When you’re a freelancer there’s a lot to learn about. You have to learn about the things you’re going to write about, healthcare and travel and anything else your clients want articles about. You have to learn about different programs that people use to exchange documents as well different apps to help you find work. Today I had to learn what email signature were and how to use them, still working on that one.
But one of the most important elements of being a freelancer is the daily routine. When you work for someone else, there are structures set up to make sure you get your work done. The routines, the workplace, even the people around you help to remind and encourage you to do what you have to do. That doesn’t work all the time of course, but it’s generally a fairly effective system.
When you’re a freelancer, you don’t have any of that. You’re at home, where the books and the DVD’s live. And everyone knows you’re at home, so when they want to go out for coffee or shopping they know you’re available, even if you’re not really. You’re a prime target for all kinds of distractions from the outside. And your brain tends to distract you as well. It has trouble thinking of working-at-home as actual working. Your brain is wired to think of home as the place you relax, have fun, the place you go to forget about work. So when someone interrupts you or when your brain wants to watch a television show… well… You’re not really working, are you, so why not?
But I am working. I have to tell myself that, as well as everyone else. I have deadlines and people counting on me and if my brain doesn’t stop misbehaving all of that will go away and I’ll end up in an office somewhere again. And one of the keys to building discipline and the ‘I’m working’ feel when you’re at home is to build a routine.
It’s like any type of habit building. If you want to stick to an exercise routine, there’s no point in fighting yourself every couple of days to force yourself to the gym. It won’t last, and there will always be better things to do. But if you build a routine, if it’s a habit that you do every day, then you do it without arguing with yourself. It becomes like brushing your teeth. After all, who argues with themselves about whether they should brush their teeth every morning?
So you build a routine, piece by piece, and you learn to fit it to your schedule and your personality and your needs. It’s tough to do. As a freelancer, and as a person, your schedule changes every day. It’s not like normal work where 9-5 is blocked out every weekday, that’s just not how freelancing works and that’s good. After all, I decided to get into freelancing just so I could work to my own schedule rather than someone else’s. But that desire for freedom can push you too far in the opposite direction, into the ‘sit on the couch and watch daytime TV’ direction.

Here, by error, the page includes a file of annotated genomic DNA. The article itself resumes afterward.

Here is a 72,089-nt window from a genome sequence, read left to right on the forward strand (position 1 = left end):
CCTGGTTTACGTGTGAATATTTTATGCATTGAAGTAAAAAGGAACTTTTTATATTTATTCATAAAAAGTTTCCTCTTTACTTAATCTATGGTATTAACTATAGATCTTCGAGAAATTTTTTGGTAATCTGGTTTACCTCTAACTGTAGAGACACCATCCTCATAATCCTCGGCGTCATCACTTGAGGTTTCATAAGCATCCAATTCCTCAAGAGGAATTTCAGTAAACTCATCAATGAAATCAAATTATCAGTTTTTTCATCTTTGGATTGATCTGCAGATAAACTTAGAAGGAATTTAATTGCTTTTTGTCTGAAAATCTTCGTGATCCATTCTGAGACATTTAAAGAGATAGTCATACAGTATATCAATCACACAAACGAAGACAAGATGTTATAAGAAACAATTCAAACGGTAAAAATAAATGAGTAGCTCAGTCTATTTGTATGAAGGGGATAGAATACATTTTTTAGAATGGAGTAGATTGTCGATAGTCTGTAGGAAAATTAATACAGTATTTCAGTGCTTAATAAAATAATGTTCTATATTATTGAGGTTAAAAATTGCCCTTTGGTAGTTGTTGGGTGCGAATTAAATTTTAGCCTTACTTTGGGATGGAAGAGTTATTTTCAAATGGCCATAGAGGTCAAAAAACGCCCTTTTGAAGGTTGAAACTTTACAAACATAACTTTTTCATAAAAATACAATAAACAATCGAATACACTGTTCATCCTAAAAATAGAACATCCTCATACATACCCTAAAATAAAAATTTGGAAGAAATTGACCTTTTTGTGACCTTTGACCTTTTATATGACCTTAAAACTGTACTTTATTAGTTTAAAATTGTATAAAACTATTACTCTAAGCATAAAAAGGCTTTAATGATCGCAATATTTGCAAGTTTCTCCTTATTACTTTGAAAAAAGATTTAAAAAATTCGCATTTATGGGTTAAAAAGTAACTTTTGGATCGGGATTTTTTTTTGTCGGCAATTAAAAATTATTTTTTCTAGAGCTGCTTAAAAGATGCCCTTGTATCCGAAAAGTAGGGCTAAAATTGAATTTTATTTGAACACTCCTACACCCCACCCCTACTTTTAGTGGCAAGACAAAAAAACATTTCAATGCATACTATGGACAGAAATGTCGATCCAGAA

That’s not where you want to be either. The key is to balance between a rigid work schedule and total abandon. The key is to make a schedule that works for you and your business. And isn’t that what we all really want when we become freelancers? Not to completely abandon discipline and hard work, but the ability to make our own schedules?
I haven’t been doing this long, and these ideas will probably give way to others as life marches on, but here is a list of the things I’ve learned so far about freelance scheduling.
It has to be made day to day. Your schedule will have to change constantly so if you want it to stay relevant to what you have to accomplish than you need to plan it as close to the day as possible.
Look at your priorities when you schedule. You will have things due in two weeks that you have to work on now. Look ahead so you don’t fall behind.
Write everything down. I’ve always been the type who could just keep appointments straight in my head, I never wrote them down. But when you’re a freelancer, write them all down, there’s too much going on for you to get everything right.
Schedule days off. When you’re a freelancer, you can feel guilty taking days off, as if you’re supposed to work all the time until your business is profitable. That leads to very quick burnout and days when you can’t even think about looking at your computer. Schedule at least one full day off a week and try to stick to it. It won’t always work, but it will do wonders for your productivity and zest for life.
Exercise. While you’re scheduling, put exercise on the list every day. You’ll be sitting at your computer a lot and trust me, you’ll need to move.
Go hour by hour. This works for me, might not for everyone else. If I set up an hourly schedule, it gives me a great feeling of accomplishment and enough restriction to ensure I get everything done.
Schedule time for bits and pieces. There are always bits and pieces to be done, answering emails or making phone calls or fixing something on your website. These can take longer than expected and throw out your entire schedule. Every day schedule at most an hour to deal with the little bits and pieces that have come up. And make a list of them so you don’t forget to do in that time slot.
Try to do the same things every day. This sounds boring, and a little vague, but it’s true. Treat a work day like a work day, get up and shower and eat breakfast and ‘go to work’ even if it’s in your spare room. The routine of it makes it work. Trust me, if you decide to take a morning off from the routine, you’ll find it very hard to get to work after a few hours of sitting on the couch watching movies.
So this is my scheduling points for now, I wonder what others I will learn as this goes on.